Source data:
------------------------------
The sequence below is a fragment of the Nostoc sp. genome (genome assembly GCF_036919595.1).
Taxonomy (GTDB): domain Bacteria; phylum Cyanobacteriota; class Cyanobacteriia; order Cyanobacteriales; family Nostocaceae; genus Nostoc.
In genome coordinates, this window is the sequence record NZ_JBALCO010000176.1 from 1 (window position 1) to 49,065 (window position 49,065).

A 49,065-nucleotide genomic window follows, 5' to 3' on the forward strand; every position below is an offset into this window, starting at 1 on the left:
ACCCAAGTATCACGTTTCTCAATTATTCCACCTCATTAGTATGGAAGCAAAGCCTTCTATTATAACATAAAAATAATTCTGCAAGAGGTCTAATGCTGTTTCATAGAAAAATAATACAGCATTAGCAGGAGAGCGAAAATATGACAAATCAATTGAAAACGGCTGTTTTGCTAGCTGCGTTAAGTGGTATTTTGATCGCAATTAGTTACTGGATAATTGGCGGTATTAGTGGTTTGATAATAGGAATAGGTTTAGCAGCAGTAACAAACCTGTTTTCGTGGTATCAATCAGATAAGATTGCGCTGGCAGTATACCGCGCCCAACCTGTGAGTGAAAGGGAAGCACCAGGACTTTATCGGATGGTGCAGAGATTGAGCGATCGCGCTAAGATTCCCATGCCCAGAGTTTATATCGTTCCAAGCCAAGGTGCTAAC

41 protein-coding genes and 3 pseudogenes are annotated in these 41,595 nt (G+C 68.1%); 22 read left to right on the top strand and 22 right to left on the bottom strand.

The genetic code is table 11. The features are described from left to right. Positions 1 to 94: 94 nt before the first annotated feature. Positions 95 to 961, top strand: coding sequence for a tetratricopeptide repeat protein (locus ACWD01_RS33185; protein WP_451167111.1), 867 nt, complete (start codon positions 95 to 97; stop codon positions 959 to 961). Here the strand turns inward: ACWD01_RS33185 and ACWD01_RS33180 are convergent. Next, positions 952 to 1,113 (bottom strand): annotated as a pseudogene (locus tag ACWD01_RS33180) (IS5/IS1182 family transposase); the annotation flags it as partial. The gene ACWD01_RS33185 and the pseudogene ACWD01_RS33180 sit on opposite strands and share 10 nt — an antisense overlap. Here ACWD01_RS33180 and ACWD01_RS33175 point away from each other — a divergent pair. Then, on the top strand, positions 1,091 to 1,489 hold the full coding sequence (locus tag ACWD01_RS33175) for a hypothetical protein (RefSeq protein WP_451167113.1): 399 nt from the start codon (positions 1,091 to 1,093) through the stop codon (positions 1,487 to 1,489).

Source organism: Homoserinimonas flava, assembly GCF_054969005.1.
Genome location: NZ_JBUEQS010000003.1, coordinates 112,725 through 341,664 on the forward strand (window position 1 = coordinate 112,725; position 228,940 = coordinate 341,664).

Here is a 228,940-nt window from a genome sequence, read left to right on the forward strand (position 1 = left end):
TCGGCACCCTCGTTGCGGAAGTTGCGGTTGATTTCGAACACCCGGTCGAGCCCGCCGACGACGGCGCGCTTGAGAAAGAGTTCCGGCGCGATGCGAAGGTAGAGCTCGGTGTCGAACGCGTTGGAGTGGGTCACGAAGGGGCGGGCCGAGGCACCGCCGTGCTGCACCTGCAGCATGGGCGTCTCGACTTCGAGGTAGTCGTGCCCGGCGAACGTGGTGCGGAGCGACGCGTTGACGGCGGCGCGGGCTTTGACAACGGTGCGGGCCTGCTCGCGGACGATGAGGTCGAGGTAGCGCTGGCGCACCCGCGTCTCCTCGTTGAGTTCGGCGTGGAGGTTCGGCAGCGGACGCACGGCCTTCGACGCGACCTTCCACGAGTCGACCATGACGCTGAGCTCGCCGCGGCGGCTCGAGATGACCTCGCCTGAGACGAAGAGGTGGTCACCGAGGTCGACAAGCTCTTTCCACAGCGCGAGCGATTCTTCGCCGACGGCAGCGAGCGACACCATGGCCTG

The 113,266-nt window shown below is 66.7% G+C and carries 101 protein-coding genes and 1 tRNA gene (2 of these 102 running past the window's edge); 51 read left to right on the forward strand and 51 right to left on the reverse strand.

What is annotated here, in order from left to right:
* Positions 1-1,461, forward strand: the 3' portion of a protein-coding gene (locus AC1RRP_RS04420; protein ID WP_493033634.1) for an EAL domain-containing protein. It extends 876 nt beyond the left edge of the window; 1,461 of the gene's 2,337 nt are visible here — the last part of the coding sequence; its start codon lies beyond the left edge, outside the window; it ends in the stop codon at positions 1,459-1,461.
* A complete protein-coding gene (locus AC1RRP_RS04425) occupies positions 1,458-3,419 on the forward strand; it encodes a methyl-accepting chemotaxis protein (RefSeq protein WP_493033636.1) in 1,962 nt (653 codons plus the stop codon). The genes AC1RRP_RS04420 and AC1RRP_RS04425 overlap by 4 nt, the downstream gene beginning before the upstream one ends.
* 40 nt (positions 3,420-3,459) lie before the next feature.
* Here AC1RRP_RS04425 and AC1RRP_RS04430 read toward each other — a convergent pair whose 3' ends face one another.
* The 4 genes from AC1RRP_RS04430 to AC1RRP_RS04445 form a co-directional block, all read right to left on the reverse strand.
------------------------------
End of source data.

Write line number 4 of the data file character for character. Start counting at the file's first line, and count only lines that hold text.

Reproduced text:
A 49,065-nucleotide genomic window follows, 5' to 3' on the forward strand; every position below is an offset into this window, starting at 1 on the left: